After a one-year hiatus, I’m back with my coverage of SIFF! It’s good I didn’t report on the festival last year: otherwise, you would’ve had to hear me complain the entire time about not-quite-meeting Kore-eda Hirokazu (he has another movie in this year’s festival, but no plans yet to attend). Besides, that means I’ve been able to store up my sass for 25 days of festival chronicling (not including an additional 2 1/2 weeks of press screenings)!
Notice I wrote “chronicling,” not “reporting.” Yes, I have a press pass this year (the last time I had one, one of my posts received over 400 views…in one day!). But if you’ve followed either of my blogs for any period of time, you’ve noticed that I’m not content to just “report” on what’s happening, but to give you a sense of being at whatever event I’m covering. I plan to continue the trend this year, along with my assessment of this year’s crop of films (at least the ones I’m able to see). Speaking of which, this is the ninth Seattle International Film Festival I’ve attended, so maybe I’ll do something special for the tenth (despite not covering last year, because “reasons”).
But back to this year: the press launch was on May 1. One wonders if having rich donors and press personnel lining up outside the Egyptian Theatre on May Day was the best of ideas, but luckily, the anarchists didn’t find us! Though I did see a SWAT van and a wagon full of cops in riot gear go by (and a phalanx of cop cyclists on the way to the theater).
This was the first year that donors and journalists had a combined event, and we got to cut them in line! Okay, so we had our own line and it was shorter than the donor line, so that might’ve been the reason why we got in ahead of them. There was food, but I’d eaten just before. And drinks. No mimosas, but this event was at night, not during the day.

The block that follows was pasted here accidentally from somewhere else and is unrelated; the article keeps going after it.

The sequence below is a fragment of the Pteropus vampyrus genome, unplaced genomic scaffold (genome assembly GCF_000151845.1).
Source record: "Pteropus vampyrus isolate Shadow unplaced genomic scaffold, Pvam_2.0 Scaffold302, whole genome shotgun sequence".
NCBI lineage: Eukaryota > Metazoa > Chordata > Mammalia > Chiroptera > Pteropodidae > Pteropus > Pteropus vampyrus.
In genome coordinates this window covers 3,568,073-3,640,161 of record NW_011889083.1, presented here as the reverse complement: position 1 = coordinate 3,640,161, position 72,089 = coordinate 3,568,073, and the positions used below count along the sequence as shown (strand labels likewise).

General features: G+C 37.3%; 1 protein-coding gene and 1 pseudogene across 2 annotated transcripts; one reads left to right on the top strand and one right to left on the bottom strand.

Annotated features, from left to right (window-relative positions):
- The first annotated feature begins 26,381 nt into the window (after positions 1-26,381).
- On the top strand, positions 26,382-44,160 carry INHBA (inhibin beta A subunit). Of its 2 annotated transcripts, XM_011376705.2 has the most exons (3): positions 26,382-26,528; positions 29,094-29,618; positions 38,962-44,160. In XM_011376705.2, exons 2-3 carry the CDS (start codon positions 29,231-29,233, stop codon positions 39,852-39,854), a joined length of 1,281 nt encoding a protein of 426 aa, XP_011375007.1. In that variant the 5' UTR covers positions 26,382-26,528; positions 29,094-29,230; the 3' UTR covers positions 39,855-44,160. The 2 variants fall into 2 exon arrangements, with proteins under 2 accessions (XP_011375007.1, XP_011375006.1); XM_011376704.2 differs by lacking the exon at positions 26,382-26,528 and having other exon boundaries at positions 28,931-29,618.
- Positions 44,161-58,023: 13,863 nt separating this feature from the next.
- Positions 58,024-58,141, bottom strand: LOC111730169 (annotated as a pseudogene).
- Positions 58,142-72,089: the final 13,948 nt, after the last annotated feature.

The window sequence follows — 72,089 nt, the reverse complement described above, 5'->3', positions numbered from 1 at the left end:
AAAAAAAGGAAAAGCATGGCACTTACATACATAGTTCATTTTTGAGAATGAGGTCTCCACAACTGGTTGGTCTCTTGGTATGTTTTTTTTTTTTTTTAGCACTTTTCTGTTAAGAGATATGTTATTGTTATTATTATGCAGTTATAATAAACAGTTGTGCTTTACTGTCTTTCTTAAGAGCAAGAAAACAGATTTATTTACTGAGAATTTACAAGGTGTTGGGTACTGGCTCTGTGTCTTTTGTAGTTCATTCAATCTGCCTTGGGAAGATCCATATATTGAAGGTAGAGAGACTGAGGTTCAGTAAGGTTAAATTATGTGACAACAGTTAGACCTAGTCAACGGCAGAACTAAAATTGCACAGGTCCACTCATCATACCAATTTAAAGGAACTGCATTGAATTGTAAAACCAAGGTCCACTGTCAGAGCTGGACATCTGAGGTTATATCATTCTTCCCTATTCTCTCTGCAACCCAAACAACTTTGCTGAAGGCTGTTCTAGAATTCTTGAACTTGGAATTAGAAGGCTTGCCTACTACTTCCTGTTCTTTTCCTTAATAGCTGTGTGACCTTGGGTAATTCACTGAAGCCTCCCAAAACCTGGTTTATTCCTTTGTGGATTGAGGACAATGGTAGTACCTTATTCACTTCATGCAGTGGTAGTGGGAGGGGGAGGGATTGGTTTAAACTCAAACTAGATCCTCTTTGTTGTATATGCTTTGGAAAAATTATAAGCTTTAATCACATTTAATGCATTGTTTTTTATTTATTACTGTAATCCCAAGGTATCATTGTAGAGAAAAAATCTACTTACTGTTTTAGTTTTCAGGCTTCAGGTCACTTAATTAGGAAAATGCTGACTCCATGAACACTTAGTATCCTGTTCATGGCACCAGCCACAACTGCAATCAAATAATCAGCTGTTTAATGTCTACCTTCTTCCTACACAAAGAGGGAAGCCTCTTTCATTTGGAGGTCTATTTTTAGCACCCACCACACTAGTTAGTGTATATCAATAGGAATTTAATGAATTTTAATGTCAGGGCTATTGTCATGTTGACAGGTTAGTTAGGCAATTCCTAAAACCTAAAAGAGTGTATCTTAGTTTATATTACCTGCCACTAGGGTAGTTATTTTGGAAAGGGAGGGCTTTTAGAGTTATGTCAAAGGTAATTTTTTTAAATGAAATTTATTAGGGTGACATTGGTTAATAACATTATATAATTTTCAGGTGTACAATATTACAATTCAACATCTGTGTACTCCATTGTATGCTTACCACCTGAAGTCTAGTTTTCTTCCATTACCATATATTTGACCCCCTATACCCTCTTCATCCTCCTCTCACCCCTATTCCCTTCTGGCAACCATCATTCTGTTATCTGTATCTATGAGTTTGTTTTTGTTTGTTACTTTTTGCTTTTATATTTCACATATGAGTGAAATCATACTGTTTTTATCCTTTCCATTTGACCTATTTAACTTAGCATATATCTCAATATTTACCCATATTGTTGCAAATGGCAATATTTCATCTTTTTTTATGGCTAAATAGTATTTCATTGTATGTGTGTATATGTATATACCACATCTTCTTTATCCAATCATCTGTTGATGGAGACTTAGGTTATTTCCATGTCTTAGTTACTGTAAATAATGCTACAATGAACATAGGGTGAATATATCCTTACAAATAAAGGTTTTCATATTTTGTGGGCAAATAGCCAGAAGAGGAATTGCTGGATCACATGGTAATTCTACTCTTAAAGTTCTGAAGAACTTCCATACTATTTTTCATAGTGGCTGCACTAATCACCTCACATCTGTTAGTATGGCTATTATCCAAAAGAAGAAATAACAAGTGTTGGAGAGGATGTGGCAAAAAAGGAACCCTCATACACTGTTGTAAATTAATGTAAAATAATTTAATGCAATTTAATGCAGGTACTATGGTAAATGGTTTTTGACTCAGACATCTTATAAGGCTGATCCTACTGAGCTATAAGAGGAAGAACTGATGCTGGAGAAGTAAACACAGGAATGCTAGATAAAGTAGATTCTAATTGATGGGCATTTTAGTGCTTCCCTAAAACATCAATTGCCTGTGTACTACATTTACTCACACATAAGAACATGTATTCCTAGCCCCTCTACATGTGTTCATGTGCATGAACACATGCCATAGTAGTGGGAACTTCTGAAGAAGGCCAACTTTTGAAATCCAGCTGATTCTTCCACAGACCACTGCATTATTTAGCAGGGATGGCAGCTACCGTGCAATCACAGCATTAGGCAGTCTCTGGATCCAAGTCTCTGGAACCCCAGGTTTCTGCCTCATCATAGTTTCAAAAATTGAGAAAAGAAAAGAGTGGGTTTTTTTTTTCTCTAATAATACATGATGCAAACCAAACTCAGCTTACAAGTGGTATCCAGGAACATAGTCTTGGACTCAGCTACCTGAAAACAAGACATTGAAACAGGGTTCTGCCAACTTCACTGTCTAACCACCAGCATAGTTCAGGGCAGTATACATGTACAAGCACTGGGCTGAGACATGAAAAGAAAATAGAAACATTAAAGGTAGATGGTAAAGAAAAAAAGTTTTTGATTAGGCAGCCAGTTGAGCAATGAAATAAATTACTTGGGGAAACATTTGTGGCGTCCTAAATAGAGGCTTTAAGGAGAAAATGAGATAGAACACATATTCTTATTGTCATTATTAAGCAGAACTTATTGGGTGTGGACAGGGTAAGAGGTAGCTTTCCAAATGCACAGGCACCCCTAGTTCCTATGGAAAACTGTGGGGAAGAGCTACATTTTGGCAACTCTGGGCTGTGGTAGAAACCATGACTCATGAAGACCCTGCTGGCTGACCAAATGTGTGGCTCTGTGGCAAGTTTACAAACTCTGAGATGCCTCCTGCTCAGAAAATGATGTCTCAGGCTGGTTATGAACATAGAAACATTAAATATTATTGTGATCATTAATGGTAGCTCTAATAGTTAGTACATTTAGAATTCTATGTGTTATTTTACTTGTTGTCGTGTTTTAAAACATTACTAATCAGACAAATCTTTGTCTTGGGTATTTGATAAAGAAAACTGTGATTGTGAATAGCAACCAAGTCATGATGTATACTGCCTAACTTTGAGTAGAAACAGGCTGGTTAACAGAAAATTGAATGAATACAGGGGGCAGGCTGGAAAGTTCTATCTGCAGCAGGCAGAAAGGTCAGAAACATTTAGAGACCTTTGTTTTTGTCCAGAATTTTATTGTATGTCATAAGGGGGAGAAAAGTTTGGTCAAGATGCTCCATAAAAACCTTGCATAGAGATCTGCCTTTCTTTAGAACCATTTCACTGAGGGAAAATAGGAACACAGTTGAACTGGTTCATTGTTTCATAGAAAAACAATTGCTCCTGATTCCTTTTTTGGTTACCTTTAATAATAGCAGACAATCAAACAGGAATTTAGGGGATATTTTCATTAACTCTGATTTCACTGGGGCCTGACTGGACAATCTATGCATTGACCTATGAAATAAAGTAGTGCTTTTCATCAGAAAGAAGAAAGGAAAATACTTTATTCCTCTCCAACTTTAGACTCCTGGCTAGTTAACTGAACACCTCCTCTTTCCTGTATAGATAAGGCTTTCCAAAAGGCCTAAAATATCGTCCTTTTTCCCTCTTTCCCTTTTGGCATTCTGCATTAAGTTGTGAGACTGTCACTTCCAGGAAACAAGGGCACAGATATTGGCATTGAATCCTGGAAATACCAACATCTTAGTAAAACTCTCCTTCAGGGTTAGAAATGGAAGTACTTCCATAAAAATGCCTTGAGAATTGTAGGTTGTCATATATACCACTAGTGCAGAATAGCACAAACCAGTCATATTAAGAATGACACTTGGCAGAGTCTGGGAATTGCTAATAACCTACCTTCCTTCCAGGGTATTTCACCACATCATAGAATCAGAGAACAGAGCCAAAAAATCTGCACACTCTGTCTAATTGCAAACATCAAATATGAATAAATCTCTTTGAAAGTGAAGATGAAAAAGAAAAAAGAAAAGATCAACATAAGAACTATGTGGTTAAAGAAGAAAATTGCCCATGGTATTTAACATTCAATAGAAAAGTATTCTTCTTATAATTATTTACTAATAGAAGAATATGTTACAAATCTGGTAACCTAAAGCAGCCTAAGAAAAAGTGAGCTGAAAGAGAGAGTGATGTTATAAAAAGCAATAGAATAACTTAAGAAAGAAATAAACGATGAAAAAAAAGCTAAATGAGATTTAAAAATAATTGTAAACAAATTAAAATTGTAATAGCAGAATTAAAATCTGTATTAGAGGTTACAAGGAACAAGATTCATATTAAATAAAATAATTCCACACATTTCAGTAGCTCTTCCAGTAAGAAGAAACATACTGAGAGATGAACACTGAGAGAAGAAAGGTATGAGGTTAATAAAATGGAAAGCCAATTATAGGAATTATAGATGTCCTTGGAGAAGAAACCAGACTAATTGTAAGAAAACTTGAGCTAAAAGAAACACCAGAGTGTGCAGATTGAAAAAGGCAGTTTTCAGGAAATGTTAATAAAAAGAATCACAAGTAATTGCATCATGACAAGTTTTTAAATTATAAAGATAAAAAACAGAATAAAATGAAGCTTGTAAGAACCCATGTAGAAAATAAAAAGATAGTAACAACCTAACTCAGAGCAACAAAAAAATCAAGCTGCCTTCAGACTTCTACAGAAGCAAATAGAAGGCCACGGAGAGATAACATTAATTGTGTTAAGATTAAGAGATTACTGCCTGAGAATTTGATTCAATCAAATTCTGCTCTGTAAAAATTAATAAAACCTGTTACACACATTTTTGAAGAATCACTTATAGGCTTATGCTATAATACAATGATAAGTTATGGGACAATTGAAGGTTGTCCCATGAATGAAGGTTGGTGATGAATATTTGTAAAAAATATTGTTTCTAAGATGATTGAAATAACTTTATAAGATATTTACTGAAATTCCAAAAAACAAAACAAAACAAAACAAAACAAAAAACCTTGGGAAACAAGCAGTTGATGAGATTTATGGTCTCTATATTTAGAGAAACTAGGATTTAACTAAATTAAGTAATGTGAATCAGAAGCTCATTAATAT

I only took three photos at the press launch. Besides the familiar-looking one on the left, the one on the top right lists some statistics about the films at this year’s festival (for example, this year there are 433 films from 90 countries), while the one below it is a list of all the programmers. The woman in both photos is Beth Barrett, SIFF’S Artistic Director. Crews were introduced, people talked, trailers played, more people talked, more trailers played, and then it was over, at which point, I walked over to Everyday Music and bought two Berlioz CDs. Because I am a nerd.
Besides this blog, I’ll be posting on Twitter from the festival @salvatorespeak under #SIFF2018, so be sure to follow me there for quick blurbs I might not include here. Embargoed reviews may not appear until after festival.
The festival opens with The Bookshop tonight at 7 at McCaw Hall